Toronto’s top public health official is urging the Ontario government to consider halting the practice of letting schoolchildren skip vaccinations because their parents claim religious or philosophical objections.
Dr. Eilieen de Villa made the controversial recommendation to end all but medical exemptions — along with numerous other measures aimed at combating the spread of misinformation about vaccines that threaten to lower overall immunity — in a report released Monday.
“Consider removing philosophical and religious exemptions under the Immunization of School Pupils Act and only accept medical exemptions completed by a certified health care provider,” she wrote in the report.
Vaccination in Ontario is mandatory for schoolchildren but parents can invoke exemptions for their kids based on medical, religious or philosophical grounds.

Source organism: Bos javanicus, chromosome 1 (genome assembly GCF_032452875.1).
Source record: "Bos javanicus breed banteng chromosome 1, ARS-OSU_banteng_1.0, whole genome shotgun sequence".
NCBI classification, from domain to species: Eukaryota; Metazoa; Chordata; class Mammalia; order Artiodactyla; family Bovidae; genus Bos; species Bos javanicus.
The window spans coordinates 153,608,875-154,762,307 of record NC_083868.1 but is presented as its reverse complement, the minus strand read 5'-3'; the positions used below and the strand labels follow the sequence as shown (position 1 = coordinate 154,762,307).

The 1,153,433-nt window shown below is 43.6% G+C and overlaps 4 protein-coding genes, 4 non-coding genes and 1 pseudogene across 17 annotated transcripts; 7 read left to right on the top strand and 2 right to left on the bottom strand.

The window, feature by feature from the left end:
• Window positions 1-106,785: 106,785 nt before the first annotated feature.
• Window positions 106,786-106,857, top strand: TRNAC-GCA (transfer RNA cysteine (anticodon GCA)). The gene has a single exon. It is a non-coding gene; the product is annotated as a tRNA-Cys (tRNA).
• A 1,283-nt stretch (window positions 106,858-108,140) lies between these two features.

With an estimated one-fifth of Canadian parents hesitant or unsure about the safety and effectiveness of vaccines, de Villa said, public health has a “major role in educating the public to make informed choices based on evidence, to correct misinformation and to ultimately protect the health of the community by maintaining high vaccination rates.”
Board members asked her to formulate recommendations over the protests of some people who told them public health should not try to drown out their message that vaccination carries risks, and that parents have the right to decide for their children.